Home Health Aides’ Low Wages: Turning Public Awareness into Action

Home health aides keep hundreds of thousands of disabled adults and seniors at home and out of costlier settings. Low Medicaid reimbursement rates keep them from making a better wage, and it's up to state governments to address this issue.
Home health aides keep hundreds of thousands of disabled adults and seniors at home and out of costlier settings.

As home care clients, employees, caregivers, and family members, we know one thing for a fact: Home health aides do incredible, compassionate work that enable hundreds of thousands of residents across the country to stay at home and out of costlier, more infectious settings like nursing homes and hospitals. And we certainly know another fact: The work that aides do is invaluable, and it’s time that they begin to receive a fair wage for the hard work they do.

Low aide wages have recently made national headlines and the message is clear: We will need more and more home health aides as America’s population continues to age. But home health care providers are having trouble recruiting and retaining the quality, reliable workforce needed to keep up with the growing demand.

Recently, Hearts for Home Care advocate and BAYADA Home Health Care’s chief government affairs officer, Dave Totaro, submitted his opinion on the matter to STAT News, a media company focused on finding and telling compelling stories about health, medicine, and scientific discovery. He posed the question:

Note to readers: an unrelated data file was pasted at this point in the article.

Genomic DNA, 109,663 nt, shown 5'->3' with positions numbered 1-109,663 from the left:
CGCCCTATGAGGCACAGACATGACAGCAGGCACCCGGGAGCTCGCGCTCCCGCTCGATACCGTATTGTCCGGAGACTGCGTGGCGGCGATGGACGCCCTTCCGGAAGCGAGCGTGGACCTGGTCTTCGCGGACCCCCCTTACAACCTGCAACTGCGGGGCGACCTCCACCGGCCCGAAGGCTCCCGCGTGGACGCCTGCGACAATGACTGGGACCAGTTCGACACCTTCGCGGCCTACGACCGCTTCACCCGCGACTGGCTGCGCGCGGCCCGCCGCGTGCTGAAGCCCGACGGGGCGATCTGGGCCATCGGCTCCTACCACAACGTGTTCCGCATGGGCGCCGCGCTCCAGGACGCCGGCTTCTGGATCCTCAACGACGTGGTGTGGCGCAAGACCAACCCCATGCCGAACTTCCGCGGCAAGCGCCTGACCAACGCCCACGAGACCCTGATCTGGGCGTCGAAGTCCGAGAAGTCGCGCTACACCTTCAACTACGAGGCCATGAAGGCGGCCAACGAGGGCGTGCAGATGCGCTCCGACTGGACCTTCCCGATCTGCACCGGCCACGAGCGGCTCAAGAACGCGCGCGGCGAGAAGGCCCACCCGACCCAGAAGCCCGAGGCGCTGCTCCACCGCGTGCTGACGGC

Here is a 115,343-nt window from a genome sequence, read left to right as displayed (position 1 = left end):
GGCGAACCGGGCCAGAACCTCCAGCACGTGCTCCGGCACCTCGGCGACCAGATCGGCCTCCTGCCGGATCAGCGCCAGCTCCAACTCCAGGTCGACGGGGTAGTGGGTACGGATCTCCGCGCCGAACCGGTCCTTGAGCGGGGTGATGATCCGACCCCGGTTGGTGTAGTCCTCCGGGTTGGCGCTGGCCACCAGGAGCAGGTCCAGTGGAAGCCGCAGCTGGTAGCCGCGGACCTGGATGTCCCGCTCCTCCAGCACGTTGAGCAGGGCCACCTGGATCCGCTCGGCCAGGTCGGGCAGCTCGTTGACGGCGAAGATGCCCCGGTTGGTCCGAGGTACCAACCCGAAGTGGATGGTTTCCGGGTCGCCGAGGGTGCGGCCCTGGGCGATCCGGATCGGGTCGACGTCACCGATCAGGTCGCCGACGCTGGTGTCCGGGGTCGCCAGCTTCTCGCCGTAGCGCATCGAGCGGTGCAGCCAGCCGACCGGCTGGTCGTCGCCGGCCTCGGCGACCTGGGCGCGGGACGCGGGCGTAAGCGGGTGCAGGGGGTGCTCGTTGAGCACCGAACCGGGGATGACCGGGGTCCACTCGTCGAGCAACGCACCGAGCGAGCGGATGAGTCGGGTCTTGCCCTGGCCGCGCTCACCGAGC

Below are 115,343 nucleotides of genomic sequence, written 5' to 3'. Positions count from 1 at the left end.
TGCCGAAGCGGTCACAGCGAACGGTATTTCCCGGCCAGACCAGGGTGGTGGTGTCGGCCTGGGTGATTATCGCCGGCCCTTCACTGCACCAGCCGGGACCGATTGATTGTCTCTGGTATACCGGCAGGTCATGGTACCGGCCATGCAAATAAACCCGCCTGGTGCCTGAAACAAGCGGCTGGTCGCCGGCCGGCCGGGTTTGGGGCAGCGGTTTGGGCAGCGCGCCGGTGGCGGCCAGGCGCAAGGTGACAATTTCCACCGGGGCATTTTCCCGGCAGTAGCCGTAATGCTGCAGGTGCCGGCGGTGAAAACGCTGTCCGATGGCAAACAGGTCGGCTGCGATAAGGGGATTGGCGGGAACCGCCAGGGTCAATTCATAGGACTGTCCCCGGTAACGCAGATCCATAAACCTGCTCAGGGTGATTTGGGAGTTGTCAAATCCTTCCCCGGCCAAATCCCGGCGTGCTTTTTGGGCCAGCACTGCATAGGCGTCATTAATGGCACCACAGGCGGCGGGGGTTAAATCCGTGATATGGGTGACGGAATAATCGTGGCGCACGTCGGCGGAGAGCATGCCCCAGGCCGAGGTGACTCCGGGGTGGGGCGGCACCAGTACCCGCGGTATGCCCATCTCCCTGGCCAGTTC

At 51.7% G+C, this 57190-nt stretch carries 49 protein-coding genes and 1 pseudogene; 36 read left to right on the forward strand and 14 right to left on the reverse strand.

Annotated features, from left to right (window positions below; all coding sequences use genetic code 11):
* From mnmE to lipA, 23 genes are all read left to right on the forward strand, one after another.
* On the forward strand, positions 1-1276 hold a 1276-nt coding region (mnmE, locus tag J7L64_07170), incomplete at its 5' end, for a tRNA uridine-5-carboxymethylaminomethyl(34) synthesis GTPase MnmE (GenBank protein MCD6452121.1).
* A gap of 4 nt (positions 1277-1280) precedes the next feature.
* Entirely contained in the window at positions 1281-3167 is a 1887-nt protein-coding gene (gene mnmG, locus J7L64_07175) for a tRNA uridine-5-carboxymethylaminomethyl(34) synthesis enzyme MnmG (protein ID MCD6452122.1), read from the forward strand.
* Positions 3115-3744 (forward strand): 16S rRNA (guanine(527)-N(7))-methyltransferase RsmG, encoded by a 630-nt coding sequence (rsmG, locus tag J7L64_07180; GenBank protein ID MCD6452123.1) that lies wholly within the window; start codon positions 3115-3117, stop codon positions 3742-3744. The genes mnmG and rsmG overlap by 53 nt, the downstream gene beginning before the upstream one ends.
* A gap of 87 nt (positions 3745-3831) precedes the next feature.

“To say that home health aides’ work is demanding is an understatement. They make it possible for 14 million Americans to stay in their homes and out of expensive and impersonal institutional settings like hospitals and nursing homes. Performing this necessary and in-demand work takes a physical and emotional toll, yet these individuals do it with compassion day in and day out.

So why do we treat home health aides as low-wage, low-value workers?”

The problem lies primarily in states’ low Medicaid funding for home care programs. Though states typically pay an hourly rate for providers who deliver home health aide services, these rates have largely been low for many years, or raised periodically, but at a rate too low to keep up with real costs of living and providing services. Because these rates must cover wages, training, benefits, new hire costs such as background checks and TB shots, and supplies, it is nearly impossible for home health care companies to take such a low rate and provide aides with a wage high enough to compete with industries like fast food and retail.

News coverage of the issue has been effective in bringing greater public awareness to the issue, especially as nearly all individuals will be touched by home care at least once in their lives, whether it be for themselves, a parent, friend, or other loved one. Now is the time to take awareness and turn it into action. Call your state legislator and let them know what home care means to you. Contact advocacy@bayada.com for information on what you can do to share your voice and support home health aides.